Monday, May 31, 2010

Hurray for Strawberry Season!

There is no better argument for eating in season than a June strawberry. There is no comparison between what goes by the name "strawberry" in those #1 plastic containers that come shipped from California year round and a real strawberry. The flavor and smell of a real strawberry are swoon inducing. Deep red, juicy and super sweet... biting into one is like biting into summer.

When strawberry season rolls around (the month of June in Connecticut) you know that Summer has arrived. Strawberries get to be the first and to me are the king of the berries. I get so excited for them because their season is so short. I feel that I must hurry up and eat as many as I can because once they are gone they are gone and I'll have to wait for next June to have them again.

I am a strawberry purist. If I am going to eat a strawberry during it's season, I am not cooking it. No muffins, cakes, crisps, pies. I like my strawberries the way nature intended them, eaten raw. The most "cooking" I'll do to a strawberry is to macerate them in a little bit of sugar. This pulls those lovely strawberry juices out to create a nice sauce. No cooking required. I have a bunch of strawberry recipes I will be trying out this June, but the one I am sharing today is an old favorite. The nice thing about this dessert is that if you are in a rush, you can buy most of the components (pound cake, lemon curd) at the grocery. But take the time to make it from scratch. You won't be disappointed! This pound cake recipe makes two cakes and freezes really well so you can make that ahead and just defrost the morning you plan on serving this.

Happy Strawberry Season!

Grilled Pound Cake with Lemon Cream & Strawberries

One cake and two pints of strawberries should get you at least 8 servings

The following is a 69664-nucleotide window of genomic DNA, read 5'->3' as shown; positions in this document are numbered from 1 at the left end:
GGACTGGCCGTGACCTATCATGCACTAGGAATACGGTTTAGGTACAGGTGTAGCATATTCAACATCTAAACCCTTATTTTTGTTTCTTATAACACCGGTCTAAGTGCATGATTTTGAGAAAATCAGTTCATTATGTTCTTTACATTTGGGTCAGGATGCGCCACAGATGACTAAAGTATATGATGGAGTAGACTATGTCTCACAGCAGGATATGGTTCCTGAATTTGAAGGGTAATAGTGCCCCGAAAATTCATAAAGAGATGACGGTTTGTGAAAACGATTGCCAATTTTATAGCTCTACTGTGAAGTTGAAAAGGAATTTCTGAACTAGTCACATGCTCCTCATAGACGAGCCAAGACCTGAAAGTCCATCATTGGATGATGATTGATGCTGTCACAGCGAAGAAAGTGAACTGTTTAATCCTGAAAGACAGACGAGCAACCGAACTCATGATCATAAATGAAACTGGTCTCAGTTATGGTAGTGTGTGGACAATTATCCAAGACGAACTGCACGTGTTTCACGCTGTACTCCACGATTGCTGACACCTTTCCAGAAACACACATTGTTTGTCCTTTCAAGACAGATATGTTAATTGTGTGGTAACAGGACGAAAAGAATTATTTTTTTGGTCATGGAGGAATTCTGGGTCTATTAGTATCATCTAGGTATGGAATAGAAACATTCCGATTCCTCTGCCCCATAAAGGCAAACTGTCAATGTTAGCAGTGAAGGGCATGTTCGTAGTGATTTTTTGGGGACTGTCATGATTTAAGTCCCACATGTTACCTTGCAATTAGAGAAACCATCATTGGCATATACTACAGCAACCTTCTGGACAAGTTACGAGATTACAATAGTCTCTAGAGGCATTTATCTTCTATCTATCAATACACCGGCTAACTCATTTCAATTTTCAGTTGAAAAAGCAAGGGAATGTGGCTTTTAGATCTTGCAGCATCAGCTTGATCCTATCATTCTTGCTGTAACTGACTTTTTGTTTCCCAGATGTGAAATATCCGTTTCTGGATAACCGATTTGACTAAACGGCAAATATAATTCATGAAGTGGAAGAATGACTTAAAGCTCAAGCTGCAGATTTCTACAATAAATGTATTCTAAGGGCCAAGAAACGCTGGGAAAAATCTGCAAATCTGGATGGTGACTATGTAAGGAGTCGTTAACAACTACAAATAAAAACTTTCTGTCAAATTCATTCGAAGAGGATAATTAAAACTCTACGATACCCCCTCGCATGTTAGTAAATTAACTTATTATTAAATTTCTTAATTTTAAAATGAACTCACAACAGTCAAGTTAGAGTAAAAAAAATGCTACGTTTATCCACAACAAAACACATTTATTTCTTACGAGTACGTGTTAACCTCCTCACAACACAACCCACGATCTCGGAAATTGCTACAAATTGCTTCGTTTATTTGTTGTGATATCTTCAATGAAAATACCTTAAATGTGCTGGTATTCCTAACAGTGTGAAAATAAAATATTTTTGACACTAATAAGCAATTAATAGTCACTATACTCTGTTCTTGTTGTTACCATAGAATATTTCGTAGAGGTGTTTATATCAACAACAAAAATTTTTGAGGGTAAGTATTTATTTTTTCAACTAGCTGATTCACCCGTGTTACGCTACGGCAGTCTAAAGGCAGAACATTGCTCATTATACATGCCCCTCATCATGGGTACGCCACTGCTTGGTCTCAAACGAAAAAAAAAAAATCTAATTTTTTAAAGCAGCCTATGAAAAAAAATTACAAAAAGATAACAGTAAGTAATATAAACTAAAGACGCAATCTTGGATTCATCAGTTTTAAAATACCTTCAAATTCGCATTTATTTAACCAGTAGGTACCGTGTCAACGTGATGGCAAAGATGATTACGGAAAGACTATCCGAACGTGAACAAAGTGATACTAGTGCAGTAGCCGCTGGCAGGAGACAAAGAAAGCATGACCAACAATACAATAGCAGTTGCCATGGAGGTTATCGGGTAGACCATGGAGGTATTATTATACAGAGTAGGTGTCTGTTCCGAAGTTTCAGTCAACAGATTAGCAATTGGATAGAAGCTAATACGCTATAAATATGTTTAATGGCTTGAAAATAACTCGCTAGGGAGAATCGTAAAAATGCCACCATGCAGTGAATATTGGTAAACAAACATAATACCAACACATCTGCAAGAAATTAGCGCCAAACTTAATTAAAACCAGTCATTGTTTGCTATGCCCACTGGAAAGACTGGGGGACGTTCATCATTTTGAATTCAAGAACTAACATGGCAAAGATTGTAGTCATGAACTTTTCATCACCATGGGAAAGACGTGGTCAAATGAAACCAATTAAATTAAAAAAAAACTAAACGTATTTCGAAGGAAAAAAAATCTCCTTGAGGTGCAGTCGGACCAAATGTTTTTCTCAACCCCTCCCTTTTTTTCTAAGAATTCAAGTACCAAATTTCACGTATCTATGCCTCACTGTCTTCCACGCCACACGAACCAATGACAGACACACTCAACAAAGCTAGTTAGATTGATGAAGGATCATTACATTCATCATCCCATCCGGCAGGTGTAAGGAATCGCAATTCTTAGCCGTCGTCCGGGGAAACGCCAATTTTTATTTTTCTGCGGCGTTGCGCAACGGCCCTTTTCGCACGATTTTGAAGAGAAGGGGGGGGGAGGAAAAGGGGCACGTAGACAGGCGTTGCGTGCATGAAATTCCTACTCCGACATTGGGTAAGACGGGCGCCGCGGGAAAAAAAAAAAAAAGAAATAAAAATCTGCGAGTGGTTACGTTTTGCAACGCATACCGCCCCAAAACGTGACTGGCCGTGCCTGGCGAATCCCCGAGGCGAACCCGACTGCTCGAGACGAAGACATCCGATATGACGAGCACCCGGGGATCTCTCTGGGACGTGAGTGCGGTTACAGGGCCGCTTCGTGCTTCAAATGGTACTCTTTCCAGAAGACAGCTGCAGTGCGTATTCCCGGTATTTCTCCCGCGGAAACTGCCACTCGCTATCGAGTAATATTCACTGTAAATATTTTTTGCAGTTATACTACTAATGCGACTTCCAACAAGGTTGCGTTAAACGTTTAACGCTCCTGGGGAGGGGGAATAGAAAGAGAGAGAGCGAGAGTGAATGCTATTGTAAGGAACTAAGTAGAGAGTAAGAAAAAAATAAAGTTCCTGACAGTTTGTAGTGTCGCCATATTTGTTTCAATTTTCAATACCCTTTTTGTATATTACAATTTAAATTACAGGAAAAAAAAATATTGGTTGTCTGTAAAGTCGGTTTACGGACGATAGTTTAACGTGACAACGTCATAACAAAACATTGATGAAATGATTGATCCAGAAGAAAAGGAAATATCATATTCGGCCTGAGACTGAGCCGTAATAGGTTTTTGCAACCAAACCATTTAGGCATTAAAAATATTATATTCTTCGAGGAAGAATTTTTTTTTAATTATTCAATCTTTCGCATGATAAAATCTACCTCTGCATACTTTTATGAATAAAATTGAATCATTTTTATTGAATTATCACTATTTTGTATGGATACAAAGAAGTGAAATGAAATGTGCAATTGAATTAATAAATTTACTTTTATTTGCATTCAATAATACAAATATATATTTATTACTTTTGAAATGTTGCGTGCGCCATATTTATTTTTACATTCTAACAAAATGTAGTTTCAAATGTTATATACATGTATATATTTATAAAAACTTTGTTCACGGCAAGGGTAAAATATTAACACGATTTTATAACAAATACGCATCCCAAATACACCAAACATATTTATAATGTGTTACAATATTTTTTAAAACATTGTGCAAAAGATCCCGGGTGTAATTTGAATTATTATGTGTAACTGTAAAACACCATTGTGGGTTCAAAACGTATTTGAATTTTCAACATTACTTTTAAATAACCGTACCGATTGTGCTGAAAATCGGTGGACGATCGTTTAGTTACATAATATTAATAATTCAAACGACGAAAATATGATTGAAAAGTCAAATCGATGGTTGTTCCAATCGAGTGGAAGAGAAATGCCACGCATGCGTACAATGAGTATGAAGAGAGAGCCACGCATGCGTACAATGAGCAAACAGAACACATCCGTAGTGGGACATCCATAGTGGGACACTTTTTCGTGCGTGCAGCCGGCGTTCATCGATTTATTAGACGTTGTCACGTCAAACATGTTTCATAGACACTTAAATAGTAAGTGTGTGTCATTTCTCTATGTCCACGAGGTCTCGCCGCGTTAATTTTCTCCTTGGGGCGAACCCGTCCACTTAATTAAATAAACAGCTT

1 pound cake (recipe to follow) sliced about an inch thick
Lemon cream (recipe to follow)
2 pints strawberries, quartered
1-2 TBS sugar (depending on how sweet your strawberries are)

Toss strawberries with sugar and let sit for 15 minutes.

Meanwhile, heat grill. Place slices of pound cake over medium heat and grill until lightly brown with nice grill marks on both sides. Don't burn them!!! About 2-3 minutes per side.

Place a slice of cake on each plate. Top with a couple spoonfuls of lemon cream and then a few more spoonfuls of strawberries and their juice. You could also throw a sprig of mint on top if you have one laying around in your garden for a little more color. Enjoy!!! YUM!!!!

Pound Cake
from Ina Garten

Makes 2 loaves

1/2 pound (2 sticks) unsalted butter, at room temperature
2 cups granulated sugar, divided
4 extra-large eggs, at room temperature
3 cups all-purpose flour
1/2 teaspoon baking powder
1/2 teaspoon baking soda
1 teaspoon kosher salt
3/4 cup buttermilk, at room temperature
1 teaspoon pure vanilla extract

Preheat the oven to 350 degrees F. Grease 2 (8 1/2 by 4 1/2 by 2 1/2-inch) loaf pans.

Cream the butter and granulated sugar in the bowl of an electric mixer fitted with the paddle attachment for about 5 minutes, or until light and fluffy. With the mixer on medium speed, beat in the eggs, 1 at a time.

In a large bowl, sift together the flour, baking powder, baking soda, and salt. In another bowl, combine the buttermilk and vanilla. Add the flour and buttermilk mixtures alternately to the batter, beginning and ending with the flour. Divide the batter evenly between the pans, smooth the tops, and bake for 45 minutes to 1 hour, until a cake tester comes out clean.

When the cakes are done, let them cool for 10 minutes. Take them out of the pans, place them on a baking rack and allow them to cool completely. Wrap well, and store in the refrigerator or freezer.

Lemon Cream

Finely grated zest of 1 lemon
1/4 cup fresh squeezed lemon juice
2 1/2 tablespoons sugar
1 large egg
1 large egg yolk
Pinch of salt
3 tablespoons unsalted butter
1 cup heavy cream

Set a strainer over a medium bowl. In a small saucepan, combine half of the lemon zest with the lemon juice, sugar, egg, egg yolk, salt and 1 tablespoon of the butter. Cook over moderate heat, whisking constantly, until thickened, about 5 minutes. Immediately strain the curd into the bowl. Whisk in the remaining lemon zest and 2 tablespoons of butter. Press plastic wrap directly onto the surface and refrigerate until cool, about 15 minutes.